It is well known what is typically included in what is called MWL. As to the HCF, the tentative list of human qualities should include, depending on the particular problem of importance, but might not be limited to, age (it has been recently established in a research on driver drowsiness in automated and manual driving [44] that 20-25 and 65-70 age groups are more prone to "driver drowsiness" than the 26-64 group); psychological/personality type; general IQ level; psychological suitability for a particular task and relevant capabilities and skills; professional experience and qualifications; level of education, both special and general; level, quality and timeliness of training; performance sustainability/consistency/predictability); independent thinking and acting, when necessary (Captain Sullenberger is a good example of a person possessing this quality); ability to concentrate; ability to anticipate; self-control and ability to act in cold blood in hazardous situations; mature/realistic thinking; ability to operate effectively under time pressure; "tolerance to stress", i.e., ability to operate effectively, in a tireless fashion, for a long period of time); team-player attitude, when necessary (Captain Sullenberger's crew is a good example of such an attitude); swiftness in reaction, when necessary (in emergency situations); trust in technologies, other humans, and himself/herself. These qualities are certainly of different importance in different tasks and situations, and different individuals possess these qualities in different degrees.
Convolution model
Is based on the convolution of two or more physically and logically meaningful probability distribution functions for the particular HF problem [33,42]. The developed helicopter-landing-ship model can be used particularly when developing guidelines for personnel training, and can be of help when establishing the times to be met by the two decision making individuals. If, e.g., the expected duration of the lull is 30 sec, and the required (specified) probability of exceeding this time is, say, P = 10^{-3}, then the times for decision making and actual landing should not exceed, in the carried out example, 5.04 sec. The calculated data sheds light on whether it is possible at all to train a human to swiftly react (say, to make his/hers timely decision) to keep the probability of safe landing acceptable, i.e., sufficiently high. If not, then an application of more sophisticated, more powerful and, most likely, more expensive equipment to do the job. If such an effort is considered, then probabilistic sensitivity analyses based on the developed model will be needed to determine the most promising ways to pursue for particular ships, flying machines and sea conditions. The same formalism was applied in the famous MoH situation [41] and in the concept of anticipation in aeronautics [37]. The "subjective"/decision-making time in the MoH event was compared to the "objective"/available landing (ditching) time for the aircraft, which suddenly became a glider, to stay in the air. The outstanding individual like Captain Sullenberger, with his extraordinarily high HCF, anticipated, of course, the "objective available time" subconsciously. A similar comparison has been made in the concept of anticipation-in-aviation effort, whose success can be expected if the probability that a safe and effective maneuver takes place during the objective/available time is sufficiently high.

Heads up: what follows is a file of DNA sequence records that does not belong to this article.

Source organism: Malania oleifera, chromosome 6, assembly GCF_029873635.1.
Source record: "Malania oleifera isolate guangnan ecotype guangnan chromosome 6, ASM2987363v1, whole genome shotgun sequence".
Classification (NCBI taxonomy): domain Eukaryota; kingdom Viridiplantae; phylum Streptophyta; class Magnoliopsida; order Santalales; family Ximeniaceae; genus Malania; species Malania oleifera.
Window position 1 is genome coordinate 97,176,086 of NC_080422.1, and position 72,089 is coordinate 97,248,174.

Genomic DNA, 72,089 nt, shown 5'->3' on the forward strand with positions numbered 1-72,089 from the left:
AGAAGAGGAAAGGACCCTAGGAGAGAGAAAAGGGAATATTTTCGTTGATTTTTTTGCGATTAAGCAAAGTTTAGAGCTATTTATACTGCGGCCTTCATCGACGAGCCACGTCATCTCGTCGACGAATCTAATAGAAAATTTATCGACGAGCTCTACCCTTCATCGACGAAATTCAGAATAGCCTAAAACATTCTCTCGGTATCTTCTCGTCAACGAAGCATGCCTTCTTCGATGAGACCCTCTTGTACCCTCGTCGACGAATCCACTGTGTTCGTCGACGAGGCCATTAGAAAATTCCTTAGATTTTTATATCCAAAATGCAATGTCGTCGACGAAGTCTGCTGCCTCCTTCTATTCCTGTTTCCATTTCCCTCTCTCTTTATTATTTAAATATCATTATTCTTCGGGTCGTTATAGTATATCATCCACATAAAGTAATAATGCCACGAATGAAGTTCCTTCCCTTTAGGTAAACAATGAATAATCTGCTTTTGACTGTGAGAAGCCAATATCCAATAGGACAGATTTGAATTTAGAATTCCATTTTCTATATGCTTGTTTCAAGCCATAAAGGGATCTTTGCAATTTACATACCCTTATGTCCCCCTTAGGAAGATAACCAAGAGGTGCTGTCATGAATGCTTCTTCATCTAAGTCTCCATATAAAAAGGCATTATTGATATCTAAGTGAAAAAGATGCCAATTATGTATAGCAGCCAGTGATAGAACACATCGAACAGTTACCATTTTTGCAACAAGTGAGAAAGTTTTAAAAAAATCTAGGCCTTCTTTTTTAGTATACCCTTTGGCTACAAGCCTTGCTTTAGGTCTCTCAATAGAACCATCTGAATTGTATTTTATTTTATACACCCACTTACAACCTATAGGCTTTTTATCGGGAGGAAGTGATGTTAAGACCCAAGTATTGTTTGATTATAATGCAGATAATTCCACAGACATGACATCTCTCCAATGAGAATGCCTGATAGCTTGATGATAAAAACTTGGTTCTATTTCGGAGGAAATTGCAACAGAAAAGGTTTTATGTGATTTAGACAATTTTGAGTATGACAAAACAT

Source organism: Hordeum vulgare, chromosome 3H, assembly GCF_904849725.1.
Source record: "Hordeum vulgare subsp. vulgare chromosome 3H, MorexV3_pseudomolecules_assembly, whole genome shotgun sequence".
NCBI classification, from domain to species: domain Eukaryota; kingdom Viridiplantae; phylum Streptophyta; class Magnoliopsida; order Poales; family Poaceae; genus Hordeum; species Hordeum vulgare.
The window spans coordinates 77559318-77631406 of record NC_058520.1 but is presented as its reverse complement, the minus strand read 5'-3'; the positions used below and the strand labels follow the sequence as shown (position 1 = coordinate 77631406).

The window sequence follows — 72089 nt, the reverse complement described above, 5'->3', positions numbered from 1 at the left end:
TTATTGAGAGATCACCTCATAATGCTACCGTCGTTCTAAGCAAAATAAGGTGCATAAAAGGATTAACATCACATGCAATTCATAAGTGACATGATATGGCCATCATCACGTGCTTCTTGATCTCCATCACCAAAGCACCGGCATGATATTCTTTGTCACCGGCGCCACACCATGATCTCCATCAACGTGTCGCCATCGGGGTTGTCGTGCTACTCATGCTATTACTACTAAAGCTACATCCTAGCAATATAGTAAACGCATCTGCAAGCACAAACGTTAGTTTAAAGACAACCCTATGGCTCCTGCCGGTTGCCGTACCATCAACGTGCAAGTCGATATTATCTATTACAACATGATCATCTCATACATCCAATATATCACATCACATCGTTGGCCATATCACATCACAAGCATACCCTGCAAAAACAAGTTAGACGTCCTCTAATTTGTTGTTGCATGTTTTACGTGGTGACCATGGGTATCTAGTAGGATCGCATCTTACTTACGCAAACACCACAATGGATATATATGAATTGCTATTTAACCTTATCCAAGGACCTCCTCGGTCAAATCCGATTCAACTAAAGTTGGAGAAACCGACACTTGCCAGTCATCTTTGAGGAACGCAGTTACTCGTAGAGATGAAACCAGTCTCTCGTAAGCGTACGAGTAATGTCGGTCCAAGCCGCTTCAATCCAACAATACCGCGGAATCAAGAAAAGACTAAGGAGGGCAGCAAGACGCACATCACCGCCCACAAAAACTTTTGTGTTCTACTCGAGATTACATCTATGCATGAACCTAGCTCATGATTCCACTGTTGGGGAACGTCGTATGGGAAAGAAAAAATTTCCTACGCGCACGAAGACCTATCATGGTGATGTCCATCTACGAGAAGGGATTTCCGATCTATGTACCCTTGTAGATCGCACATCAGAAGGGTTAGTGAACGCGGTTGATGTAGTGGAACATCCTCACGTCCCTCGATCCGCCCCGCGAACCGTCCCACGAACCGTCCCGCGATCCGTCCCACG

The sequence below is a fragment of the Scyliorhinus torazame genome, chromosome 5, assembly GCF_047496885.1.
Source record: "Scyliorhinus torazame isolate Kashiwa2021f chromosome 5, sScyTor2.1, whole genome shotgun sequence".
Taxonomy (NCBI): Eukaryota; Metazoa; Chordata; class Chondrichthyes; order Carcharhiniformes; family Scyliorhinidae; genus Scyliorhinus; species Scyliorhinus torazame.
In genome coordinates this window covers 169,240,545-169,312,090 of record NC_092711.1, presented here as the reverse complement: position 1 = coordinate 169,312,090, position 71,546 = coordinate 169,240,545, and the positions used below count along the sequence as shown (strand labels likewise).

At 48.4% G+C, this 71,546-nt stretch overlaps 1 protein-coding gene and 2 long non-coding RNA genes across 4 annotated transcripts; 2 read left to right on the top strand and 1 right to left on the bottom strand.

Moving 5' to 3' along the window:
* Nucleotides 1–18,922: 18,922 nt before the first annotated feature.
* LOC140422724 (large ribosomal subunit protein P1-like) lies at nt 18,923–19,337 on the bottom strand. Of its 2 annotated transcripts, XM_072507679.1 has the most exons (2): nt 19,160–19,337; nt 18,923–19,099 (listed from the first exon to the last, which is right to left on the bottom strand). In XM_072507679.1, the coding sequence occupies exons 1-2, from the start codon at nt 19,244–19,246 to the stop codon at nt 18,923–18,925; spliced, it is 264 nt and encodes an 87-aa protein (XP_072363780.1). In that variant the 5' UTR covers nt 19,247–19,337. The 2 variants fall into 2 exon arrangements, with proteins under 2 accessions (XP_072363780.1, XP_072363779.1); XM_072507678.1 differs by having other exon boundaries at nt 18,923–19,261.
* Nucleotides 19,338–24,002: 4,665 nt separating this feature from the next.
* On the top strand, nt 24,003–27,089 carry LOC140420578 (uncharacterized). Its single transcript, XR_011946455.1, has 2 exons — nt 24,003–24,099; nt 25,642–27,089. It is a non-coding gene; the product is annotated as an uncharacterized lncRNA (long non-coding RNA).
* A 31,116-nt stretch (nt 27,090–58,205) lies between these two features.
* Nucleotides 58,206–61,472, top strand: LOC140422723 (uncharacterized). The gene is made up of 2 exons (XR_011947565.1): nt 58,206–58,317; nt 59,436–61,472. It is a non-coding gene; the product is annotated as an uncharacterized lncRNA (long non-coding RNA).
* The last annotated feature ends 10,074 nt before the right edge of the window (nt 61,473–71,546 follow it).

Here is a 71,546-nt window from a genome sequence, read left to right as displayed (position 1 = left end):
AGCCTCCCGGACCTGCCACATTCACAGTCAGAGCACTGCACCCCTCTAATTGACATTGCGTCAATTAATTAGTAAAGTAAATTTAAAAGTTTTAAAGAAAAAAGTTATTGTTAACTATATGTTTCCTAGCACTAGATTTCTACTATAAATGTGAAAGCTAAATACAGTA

DEPDF and route segmentation models (RSM) could be illustrated by the following example. Let, e.g., the aircraft's mission of importance consists of n consecutive segments (i = 1, 2,......, n), which differ by the expected statistical frequencies, q_{i}, of occurrence of particular environmental conditions during the fulfillment of the mission at the i-th segment; different durations, t_{i}; different instrumentation (both hard- and software) failure rates of the navigation instrumentation), ${\lambda}_{i}^{e}$, and different anticipated HF rates ${\lambda}_{i}^{h}$. The probability
$${\overline{P}}_{i}^{h}=\frac{{P}_{i}^{h}({t}_{i})}{{P}_{0}}=\mathrm{exp}\left[\left(1-\frac{{G}_{i}^{2}}{{G}_{0}^{2}}\right)\mathrm{exp}\left(1-\frac{{F}_{i}^{2}}{{F}_{0}^{2}}\right)\right]\text{(1)}$$